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Beware of fake IRS letters

Many taxpayers are aware that the IRS will never call to demand immediate payment over the phone, or call about taxes owed without first having mailed you a bill. To try and trick taxpayers, some scammers are sending letters, hoping that folks will take the bait.

In one version, the letter threatens an IRS lien or levy based on bogus delinquent taxes owed to a nonexistent agency called the “Bureau of Tax Enforcement.” There is no such agency. The lien notification may also reference the IRS to make you think that the letter is legitimate. The IRS warned taxpayers about this trick – and others – earlier this summer. You can read about those recent IRS scam warnings here [1].

Since then, taxpayers have continued to report [2] receipt of fake IRS letters. Some variations of fake IRS letters claim that a warrant has been issued to a taxpayer because of unpaid tax obligations. As with previous scam efforts, the letter goes on to warn that the warrant could result in arrests or other criminal action if the taxpayer doesn’t pay immediately.

In some cases [3], the fake IRS letters have included facts about real tax debts. That’s scary for taxpayers because it feels legitimate, but keep in mind that some tax-related information, like liens that have been filed against taxpayers, may be available to the public. Don’t be frightened into giving up cash or personal information just because a scammer knows one or two facts about you.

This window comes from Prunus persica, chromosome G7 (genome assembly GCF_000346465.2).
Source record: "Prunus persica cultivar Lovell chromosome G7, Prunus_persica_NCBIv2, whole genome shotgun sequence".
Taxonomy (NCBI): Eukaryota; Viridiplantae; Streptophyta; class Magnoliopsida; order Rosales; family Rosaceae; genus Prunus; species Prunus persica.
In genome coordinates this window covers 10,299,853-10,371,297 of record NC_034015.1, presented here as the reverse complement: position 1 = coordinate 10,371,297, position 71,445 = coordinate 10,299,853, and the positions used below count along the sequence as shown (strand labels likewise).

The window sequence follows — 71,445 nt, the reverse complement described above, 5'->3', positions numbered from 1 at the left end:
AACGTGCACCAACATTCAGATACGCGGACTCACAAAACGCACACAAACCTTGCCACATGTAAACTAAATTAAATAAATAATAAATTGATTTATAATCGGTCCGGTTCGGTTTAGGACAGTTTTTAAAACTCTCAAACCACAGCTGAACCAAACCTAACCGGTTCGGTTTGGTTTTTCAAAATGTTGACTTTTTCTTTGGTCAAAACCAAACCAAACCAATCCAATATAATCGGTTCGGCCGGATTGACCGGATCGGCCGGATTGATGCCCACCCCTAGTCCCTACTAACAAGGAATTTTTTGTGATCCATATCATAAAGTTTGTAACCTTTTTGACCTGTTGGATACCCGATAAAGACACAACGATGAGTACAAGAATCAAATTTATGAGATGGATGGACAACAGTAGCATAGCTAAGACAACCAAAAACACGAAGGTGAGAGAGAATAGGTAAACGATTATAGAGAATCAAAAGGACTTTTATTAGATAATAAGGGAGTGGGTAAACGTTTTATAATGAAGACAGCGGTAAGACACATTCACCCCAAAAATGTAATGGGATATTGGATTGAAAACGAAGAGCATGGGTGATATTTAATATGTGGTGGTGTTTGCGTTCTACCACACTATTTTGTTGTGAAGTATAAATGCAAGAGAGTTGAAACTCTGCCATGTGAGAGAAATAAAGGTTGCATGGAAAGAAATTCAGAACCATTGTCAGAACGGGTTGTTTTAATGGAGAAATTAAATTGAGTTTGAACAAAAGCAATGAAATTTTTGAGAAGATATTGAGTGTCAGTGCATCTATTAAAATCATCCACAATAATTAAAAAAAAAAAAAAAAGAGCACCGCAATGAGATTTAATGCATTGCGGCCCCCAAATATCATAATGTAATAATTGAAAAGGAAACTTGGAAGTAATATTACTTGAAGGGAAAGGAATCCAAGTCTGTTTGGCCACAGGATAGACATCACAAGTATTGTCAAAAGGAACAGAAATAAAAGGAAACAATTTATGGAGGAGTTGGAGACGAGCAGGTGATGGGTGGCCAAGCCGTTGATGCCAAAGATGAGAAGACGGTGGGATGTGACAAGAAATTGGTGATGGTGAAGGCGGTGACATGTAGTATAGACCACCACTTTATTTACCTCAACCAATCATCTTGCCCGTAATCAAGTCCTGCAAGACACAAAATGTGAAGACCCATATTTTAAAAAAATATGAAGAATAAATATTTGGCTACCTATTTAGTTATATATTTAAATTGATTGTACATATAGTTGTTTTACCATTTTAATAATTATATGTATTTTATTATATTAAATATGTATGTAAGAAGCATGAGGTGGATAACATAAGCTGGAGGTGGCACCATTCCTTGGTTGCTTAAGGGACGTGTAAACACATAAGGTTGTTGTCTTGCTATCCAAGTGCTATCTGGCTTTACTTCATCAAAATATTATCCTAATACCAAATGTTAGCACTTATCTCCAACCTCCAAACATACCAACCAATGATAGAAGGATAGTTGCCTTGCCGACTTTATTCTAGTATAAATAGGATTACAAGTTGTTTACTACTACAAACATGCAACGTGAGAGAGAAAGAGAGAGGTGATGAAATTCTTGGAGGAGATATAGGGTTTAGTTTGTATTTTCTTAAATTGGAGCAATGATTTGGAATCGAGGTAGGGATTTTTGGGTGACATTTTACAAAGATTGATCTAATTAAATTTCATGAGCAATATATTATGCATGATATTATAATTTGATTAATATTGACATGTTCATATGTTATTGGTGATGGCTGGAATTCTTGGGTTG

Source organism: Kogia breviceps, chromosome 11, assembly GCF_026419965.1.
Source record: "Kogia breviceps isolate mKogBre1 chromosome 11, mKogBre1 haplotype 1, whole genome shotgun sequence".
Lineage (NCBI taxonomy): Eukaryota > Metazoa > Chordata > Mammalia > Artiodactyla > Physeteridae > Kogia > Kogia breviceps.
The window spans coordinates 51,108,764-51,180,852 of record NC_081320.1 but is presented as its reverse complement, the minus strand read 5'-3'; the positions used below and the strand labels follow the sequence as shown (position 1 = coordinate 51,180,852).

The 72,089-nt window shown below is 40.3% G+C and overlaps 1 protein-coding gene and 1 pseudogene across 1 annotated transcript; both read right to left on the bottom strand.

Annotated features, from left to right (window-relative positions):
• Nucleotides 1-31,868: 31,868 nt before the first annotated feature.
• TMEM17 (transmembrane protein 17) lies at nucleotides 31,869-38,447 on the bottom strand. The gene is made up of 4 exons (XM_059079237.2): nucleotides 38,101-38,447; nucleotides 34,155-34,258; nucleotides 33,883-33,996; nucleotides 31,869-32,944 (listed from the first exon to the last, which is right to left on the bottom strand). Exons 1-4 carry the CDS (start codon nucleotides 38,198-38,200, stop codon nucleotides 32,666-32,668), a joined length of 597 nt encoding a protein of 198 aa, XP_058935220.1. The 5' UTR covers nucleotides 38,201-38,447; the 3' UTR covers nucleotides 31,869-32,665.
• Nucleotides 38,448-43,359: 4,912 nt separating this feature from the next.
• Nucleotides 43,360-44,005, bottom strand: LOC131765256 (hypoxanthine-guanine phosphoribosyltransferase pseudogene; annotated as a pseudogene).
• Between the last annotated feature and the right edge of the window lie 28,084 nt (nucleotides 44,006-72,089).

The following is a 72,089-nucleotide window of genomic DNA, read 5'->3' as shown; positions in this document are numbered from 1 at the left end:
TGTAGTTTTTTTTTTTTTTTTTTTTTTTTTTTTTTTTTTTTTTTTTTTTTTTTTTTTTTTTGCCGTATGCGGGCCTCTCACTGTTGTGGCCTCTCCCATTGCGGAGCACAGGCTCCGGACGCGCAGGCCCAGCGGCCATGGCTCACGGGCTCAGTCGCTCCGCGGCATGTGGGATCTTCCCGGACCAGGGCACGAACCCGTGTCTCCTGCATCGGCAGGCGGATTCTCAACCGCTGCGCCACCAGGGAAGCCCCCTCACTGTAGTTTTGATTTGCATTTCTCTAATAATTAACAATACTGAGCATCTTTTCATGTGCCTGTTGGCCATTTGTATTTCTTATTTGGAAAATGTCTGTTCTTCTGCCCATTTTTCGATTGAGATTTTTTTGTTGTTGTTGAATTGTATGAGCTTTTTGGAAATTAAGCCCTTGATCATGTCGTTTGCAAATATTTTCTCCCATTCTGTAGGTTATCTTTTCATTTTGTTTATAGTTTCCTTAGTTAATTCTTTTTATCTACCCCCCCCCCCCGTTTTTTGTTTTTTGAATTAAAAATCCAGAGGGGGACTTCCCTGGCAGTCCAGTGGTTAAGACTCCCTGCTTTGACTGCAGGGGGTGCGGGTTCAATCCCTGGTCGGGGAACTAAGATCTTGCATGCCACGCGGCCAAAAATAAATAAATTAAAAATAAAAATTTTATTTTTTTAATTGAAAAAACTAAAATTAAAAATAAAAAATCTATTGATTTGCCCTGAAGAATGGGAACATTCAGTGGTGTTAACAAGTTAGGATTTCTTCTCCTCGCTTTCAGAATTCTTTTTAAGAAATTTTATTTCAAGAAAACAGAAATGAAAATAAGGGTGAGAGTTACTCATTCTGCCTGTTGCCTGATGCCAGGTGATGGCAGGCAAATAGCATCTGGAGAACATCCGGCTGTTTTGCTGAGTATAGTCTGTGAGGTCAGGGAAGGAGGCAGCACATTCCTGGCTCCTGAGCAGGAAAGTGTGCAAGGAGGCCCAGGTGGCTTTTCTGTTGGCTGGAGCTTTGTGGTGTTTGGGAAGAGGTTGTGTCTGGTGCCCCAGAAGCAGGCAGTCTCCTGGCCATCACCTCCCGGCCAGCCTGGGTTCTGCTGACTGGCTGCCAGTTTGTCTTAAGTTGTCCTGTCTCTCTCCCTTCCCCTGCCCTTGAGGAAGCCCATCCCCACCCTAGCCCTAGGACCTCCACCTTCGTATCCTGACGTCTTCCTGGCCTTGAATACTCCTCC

Instead, use caution when replying to correspondence. The IRS does send letters to taxpayers. But there are some ways to spot a legit IRS letter from a fake one. Here are a few tips:

(You can find out more about real tax notices here [6]. You can find out how to respond to your tax notices here [7].)

And with tax scams coming from all directions this season, don’t forget about the phones: the IRS says that phone scams are still “a major threat to taxpayers.” That’s why phishing and phone scams topped the 2019 “Dirty Dozen” list [8]. Don’t engage or respond with scammers. Here’s what to do instead:

If you believe you are a victim of an IRS impersonation scam, you should report it to the Treasury Inspector General for Tax Administration at its IRS Impersonation Scam Reporting site [10]and to the IRS by emailing [email protected] [11] with the subject line “IRS Impersonation Scam.”

Keep your personal information safe by remaining alert – and when in doubt, assume it’s a scam. For tips on protecting yourself from identity theft-related tax fraud, click here [12].


https://www.forbes.com/sites/kellyphillipserb/2019/08/05/beware-fake-irs-letters-are-making-the-rounds-this-summer/#446df7f3b945 [13]